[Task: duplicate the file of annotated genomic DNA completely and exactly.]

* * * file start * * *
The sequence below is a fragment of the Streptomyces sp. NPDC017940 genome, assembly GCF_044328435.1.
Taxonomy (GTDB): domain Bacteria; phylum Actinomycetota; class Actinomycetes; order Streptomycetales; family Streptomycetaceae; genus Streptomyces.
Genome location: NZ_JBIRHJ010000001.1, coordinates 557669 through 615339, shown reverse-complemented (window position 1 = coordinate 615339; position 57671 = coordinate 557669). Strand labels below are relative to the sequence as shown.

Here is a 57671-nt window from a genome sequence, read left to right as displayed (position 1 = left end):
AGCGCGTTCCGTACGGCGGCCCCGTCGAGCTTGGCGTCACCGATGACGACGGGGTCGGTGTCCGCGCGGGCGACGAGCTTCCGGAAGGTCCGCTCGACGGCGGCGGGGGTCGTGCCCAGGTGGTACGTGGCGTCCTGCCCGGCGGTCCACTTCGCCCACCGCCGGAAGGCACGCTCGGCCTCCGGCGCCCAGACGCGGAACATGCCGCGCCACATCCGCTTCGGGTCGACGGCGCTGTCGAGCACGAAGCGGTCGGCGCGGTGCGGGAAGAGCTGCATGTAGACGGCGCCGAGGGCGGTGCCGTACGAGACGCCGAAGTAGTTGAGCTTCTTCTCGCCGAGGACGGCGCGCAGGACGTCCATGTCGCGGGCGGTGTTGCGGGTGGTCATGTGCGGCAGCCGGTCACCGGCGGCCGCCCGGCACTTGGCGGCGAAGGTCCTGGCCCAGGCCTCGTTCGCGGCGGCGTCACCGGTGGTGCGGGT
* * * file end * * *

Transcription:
The sequence below is a fragment of the Streptomyces sp. NPDC017940 genome, assembly GCF_044328435.1.
Taxonomy (GTDB): domain Bacteria; phylum Actinomycetota; class Actinomycetes; order Streptomycetales; family Streptomycetaceae; genus Streptomyces.
Genome location: NZ_JBIRHJ010000001.1, coordinates 557669 through 615339, shown reverse-complemented (window position 1 = coordinate 615339; position 57671 = coordinate 557669). Strand labels below are relative to the sequence as shown.

Here is a 57671-nt window from a genome sequence, read left to right as displayed (position 1 = left end):
AGCGCGTTCCGTACGGCGGCCCCGTCGAGCTTGGCGTCACCGATGACGACGGGGTCGGTGTCCGCGCGGGCGACGAGCTTCCGGAAGGTCCGCTCGACGGCGGCGGGGGTCGTGCCCAGGTGGTACGTGGCGTCCTGCCCGGCGGTCCACTTCGCCCACCGCCGGAAGGCACGCTCGGCCTCCGGCGCCCAGACGCGGAACATGCCGCGCCACATCCGCTTCGGGTCGACGGCGCTGTCGAGCACGAAGCGGTCGGCGCGGTGCGGGAAGAGCTGCATGTAGACGGCGCCGAGGGCGGTGCCGTACGAGACGCCGAAGTAGTTGAGCTTCTTCTCGCCGAGGACGGCGCGCAGGACGTCCATGTCGCGGGCGGTGTTGCGGGTGGTCATGTGCGGCAGCCGGTCACCGGCGGCCGCCCGGCACTTGGCGGCGAAGGTCCTGGCCCAGGCCTCGTTCGCGGCGGCGTCACCGGTGGTGCGGGT